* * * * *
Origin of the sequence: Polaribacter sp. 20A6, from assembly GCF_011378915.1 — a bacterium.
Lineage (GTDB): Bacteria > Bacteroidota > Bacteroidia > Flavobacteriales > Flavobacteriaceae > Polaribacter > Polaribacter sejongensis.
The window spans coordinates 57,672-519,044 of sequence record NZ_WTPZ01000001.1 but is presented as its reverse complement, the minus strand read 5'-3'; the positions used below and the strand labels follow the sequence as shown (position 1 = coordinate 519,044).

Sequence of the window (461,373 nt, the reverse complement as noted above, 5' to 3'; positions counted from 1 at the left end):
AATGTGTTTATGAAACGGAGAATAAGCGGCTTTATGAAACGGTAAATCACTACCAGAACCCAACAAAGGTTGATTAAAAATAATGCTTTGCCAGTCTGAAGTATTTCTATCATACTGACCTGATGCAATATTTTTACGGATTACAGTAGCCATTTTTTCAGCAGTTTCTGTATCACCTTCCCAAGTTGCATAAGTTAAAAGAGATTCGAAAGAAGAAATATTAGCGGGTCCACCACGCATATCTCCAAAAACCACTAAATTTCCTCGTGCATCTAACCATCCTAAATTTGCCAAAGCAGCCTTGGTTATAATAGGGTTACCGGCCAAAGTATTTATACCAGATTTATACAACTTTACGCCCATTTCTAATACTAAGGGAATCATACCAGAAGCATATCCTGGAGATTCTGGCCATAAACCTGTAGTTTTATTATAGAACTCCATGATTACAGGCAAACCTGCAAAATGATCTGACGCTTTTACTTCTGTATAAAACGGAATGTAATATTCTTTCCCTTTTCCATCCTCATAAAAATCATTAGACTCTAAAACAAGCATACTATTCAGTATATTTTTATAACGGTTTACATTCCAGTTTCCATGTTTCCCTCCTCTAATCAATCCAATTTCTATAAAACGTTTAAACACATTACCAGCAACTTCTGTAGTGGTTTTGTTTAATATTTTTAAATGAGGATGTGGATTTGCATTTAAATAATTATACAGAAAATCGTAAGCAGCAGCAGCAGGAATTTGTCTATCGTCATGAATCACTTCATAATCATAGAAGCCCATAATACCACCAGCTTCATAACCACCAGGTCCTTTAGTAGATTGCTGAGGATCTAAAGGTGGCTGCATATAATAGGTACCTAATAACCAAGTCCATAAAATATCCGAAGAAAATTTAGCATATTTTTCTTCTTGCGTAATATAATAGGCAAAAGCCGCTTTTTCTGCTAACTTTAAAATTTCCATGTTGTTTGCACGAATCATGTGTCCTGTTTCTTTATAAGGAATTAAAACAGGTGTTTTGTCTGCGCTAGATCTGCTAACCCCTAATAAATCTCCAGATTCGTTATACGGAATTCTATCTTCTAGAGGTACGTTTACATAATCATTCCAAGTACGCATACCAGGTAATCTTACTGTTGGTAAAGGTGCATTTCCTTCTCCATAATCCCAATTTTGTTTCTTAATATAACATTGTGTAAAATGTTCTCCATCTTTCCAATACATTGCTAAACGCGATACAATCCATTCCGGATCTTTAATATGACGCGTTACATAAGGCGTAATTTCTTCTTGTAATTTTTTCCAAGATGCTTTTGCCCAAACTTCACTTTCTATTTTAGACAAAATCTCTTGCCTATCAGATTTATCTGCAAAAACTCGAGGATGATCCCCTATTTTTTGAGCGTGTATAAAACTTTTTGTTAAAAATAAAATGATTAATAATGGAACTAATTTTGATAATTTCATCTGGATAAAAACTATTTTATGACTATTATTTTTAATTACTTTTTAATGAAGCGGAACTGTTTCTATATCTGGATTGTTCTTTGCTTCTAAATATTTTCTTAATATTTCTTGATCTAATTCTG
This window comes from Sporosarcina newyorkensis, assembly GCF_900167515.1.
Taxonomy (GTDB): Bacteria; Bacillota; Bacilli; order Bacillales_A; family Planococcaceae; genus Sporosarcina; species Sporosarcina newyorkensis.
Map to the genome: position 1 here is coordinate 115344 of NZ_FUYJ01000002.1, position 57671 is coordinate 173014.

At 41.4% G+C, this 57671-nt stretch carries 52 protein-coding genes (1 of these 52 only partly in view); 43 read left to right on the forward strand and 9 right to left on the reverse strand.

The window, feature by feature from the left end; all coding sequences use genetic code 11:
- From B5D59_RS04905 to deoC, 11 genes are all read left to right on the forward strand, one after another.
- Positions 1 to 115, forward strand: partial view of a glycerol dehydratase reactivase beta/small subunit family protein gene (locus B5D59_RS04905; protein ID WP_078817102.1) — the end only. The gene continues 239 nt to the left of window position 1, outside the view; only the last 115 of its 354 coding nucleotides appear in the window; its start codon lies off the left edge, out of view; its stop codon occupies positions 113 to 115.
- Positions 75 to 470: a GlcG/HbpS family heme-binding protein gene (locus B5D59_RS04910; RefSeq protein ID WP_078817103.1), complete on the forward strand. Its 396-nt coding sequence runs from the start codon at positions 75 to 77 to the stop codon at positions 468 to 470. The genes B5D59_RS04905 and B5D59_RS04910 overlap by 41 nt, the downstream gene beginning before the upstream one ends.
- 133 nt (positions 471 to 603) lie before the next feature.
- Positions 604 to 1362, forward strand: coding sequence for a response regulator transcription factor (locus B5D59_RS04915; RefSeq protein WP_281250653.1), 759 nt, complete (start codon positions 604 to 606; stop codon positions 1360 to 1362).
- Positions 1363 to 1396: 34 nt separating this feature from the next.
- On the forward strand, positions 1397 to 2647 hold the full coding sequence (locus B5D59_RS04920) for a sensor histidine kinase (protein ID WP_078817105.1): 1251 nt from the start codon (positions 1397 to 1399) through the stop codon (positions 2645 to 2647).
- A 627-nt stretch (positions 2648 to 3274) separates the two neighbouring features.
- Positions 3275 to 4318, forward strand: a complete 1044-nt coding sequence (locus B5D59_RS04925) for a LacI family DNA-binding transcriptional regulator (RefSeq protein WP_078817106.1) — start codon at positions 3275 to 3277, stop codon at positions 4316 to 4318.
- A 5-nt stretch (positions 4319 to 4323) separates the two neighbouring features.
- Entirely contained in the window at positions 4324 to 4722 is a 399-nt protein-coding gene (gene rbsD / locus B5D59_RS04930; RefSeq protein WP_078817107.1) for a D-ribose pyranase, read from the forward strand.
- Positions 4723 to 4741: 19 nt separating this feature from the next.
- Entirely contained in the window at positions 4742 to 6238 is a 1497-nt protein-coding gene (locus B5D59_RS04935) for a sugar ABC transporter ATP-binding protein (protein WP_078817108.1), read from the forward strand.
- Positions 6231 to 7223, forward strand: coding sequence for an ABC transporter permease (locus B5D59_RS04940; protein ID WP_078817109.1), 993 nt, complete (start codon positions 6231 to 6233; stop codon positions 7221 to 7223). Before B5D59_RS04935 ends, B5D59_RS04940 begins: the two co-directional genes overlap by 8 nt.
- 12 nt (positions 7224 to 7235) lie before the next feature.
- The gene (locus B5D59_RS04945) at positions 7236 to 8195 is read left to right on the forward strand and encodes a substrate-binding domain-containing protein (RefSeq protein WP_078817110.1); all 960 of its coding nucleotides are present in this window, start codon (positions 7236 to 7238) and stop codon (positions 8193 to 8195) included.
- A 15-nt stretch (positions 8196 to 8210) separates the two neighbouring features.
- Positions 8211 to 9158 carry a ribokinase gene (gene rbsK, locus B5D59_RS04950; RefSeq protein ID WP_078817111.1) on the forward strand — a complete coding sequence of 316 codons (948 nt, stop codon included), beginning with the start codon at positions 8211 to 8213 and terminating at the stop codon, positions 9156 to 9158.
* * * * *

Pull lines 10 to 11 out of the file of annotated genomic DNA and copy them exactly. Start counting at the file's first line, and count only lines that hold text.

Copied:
The window, feature by feature from the left end; all coding sequences use genetic code 11:
- From B5D59_RS04905 to deoC, 11 genes are all read left to right on the forward strand, one after another.